Medical cannabis is being touted as the miracle cure for everything from acne to cancer. To better understand the merits of the drug, we need to understand what medical cannabis is and how it is being used as a therapeutic product.

Similar to commonly prescribed drugs such as codeine and morphine, which are derived from opioids from the opium poppy plant, medical cannabis therapies are derived from the active pharmaceutical ingredients (APIs) in the cannabis plant itself.

There are more than 400 compounds in the cannabis plant known as cannabinoids that form the APIs. The most common cannabinoids are cannabidiol (CBD) and tetrahydrocannabinol (THC).

Opioids are a regulated and frequently prescribed narcotic for pain relief that have negative side effects and are highly addictive. It has been estimated that more than 100 people in the United States die every day from opioid overdoses.

Medical cannabis has been hyped as a viable alternative to opioids in the reduction of chronic pain, and different formulas are being tried and tested. It is likely to be most widely used for the treatment of pain, be it as part of palliative care, or as pain relief in inflammatory diseases.

ASX-listed AusCann (ASX:AC8) have teamed with Tasmanian opioid producer, Tasmanian Alkaloids, to produce an alternative medical cannabis product for chronic pain.

In addition to chronic pain, medical cannabis is also being used in the treatment of epilepsy, and there is plenty of anecdotal evidence to show that it is successful at suppressing and controlling seizures.

ASX-listed biopharma, MGC Pharmaceuticals (ASX:MXC), is seeking to treat drug-resistant epilepsy with its Investigational Medical Product (IMP) that is approved by the Therapeutic Goods Agency (TGA) for prescription under the Authorised Prescriber Scheme in Australia. As an IMP, the drug is still being tested or used as a reference in a clinical trial.

While there are a wide range of anti-epileptic medications available in Australia, MGC has chosen a target market that has no alternative: drug-resistant epilepsy, which accounts for 30 percent of all epilepsy cases.

MGC’s first shipment of its IMP – CannEpilTM – arrived in Australia, from its Slovenian GMP (good manufacturing practice) manufacturing facility, in December 2018.

Cannabis also has a place in the health and beauty sector


Interestingly, cannabis products are also being used in the treatment of skin conditions, giving it a place in the health and beauty sector, which was estimated to be worth $6.5 billion in Australia alone in 2018.

MGCs also has a range of cannabidiol beauty products that have been proven to be effective in the treatment of acne and psoriasis.

MGC has sold its dermatological division (MGC Derma) to Canadian-based CannaGlobal. Its derma products are distributed throughout Europe, on platforms including Cult Beauty.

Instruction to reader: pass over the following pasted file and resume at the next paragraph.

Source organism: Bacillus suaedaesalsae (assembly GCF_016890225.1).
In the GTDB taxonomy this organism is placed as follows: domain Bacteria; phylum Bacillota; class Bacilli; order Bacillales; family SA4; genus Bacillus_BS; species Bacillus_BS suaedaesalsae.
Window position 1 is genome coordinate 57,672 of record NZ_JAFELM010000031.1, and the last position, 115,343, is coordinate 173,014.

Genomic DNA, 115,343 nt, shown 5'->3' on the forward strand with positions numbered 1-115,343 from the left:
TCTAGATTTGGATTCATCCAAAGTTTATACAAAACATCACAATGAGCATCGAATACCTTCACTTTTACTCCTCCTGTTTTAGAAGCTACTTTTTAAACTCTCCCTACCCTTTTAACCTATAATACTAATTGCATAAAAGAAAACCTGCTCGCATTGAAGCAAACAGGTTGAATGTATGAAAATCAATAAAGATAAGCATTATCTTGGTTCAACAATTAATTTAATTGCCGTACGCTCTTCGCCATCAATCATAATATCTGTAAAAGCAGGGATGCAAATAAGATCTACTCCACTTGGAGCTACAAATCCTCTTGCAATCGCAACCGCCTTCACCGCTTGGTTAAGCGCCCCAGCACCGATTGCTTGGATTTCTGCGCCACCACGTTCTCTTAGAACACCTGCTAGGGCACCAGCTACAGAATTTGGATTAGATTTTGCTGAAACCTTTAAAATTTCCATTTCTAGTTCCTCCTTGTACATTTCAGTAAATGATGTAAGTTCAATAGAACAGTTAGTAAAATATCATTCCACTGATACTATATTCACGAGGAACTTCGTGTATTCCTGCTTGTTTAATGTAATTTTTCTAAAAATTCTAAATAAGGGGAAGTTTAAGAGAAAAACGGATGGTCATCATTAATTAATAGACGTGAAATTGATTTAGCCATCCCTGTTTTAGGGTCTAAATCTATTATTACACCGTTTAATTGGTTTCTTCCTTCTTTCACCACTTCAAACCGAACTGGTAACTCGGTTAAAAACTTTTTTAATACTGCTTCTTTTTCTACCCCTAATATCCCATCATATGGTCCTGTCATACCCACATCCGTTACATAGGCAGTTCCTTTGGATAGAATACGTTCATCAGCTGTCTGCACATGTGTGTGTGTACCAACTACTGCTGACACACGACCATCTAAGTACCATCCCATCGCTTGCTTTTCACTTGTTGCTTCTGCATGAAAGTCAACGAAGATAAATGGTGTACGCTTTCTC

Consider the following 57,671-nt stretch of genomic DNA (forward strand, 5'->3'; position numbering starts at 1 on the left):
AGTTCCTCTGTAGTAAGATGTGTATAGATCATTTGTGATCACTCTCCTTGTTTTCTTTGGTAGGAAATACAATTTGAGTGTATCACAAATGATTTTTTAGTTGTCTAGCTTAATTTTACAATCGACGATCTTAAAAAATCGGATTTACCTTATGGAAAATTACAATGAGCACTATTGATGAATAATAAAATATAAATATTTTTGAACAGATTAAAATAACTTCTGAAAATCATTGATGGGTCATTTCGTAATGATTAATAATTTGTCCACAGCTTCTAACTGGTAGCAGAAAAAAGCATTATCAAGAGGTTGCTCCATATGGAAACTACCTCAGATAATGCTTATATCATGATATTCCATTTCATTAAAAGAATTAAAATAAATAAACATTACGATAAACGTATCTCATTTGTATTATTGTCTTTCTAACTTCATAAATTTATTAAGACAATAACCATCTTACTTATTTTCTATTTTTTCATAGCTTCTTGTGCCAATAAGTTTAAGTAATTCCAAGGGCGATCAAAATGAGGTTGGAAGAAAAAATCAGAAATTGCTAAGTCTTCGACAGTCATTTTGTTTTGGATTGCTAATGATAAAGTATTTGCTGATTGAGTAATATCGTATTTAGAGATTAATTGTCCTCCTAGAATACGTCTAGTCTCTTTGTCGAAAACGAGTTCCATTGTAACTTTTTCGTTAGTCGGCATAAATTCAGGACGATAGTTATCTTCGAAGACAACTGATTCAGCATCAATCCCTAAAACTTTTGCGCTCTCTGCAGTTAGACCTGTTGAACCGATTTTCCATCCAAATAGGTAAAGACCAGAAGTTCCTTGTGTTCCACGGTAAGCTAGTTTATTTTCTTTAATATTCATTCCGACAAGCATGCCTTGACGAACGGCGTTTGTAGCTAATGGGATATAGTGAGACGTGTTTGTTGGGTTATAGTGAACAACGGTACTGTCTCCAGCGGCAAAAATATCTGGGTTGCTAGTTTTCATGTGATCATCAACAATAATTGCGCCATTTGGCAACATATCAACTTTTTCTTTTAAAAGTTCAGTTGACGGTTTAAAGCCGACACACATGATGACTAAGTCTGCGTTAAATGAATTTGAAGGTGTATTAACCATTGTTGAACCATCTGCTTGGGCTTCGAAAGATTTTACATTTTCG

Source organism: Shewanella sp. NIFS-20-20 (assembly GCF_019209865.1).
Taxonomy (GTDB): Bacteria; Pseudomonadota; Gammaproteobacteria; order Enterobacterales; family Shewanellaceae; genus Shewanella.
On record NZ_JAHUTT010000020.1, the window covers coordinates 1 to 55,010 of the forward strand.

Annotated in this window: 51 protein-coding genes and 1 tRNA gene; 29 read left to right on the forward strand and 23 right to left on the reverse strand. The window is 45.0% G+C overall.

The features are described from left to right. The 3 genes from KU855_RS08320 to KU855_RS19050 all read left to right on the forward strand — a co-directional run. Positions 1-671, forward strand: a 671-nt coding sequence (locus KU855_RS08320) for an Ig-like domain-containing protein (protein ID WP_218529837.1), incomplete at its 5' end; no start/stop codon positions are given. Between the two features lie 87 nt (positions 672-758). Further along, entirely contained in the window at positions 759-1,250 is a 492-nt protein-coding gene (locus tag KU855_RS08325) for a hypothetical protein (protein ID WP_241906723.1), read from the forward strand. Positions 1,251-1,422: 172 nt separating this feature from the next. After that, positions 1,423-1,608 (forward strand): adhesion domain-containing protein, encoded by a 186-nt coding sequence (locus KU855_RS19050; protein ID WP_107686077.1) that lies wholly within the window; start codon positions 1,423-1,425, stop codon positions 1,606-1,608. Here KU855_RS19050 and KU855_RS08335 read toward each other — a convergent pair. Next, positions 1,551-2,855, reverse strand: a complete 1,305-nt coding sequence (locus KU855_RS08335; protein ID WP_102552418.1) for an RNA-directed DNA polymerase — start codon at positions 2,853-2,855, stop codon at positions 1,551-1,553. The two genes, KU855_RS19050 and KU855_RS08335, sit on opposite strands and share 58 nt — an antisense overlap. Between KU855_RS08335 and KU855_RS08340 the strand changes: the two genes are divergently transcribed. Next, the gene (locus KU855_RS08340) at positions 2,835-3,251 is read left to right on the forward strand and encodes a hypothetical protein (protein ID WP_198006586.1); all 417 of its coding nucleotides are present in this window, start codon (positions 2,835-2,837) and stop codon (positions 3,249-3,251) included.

As part of the sale of the division, MGC now holds a 10 percent equity stake in CannaGlobal, giving it exposure to the future success of its derma business and removing any future cash burden that may be required.

CannaGlobal will continue to enhance the MGC Derma offering by expanding the range, and is also pursuing other strategic investments within the cannabis industry.

CannaGlobal existing investments include Cannasmoke, a leading international producer of branded hemp cigarettes, and Cannaconnect, a cannabis lifestyle content platform. It is also pursuing commercial opportunities in traditional consumer categories including chewing gum, water, chocolate and alcohol.

Recreational market set to take off


Beyond the uses of cannabis in medical treatments, the recreational market in the United States and Canada is taking off, with Canada passing a bill to legalise the use of recreational cannabis in October 2018.

Whilst recreational cannabis is likely a long way off in Australia, the medicinal market for medical cannabis products is similar to that of Canada’s when it first legalised medical cannabis back in 2001. Its market for cannabis products is expected to total CA$6.5 billion by 2020, indicating that Australia has significant growth ahead.

The main barrier constricting the rapid growth of medical cannabis in Australia is red tape and research. This is why companies such as MGC and Zelda Therapeutics (ASX:ZLD) are investing in research and development.

As doctors and patients begin to better understand the drug’s applications and benefits, the regulators will eventually follow suit, making it simpler for patients to gain access and eventually creating a thriving local market.


Star Investing has a commercial partnership with some companies mentioned in this article. This content does not constitute financial product advice. You should consider obtaining independent advice before making any financial decisions.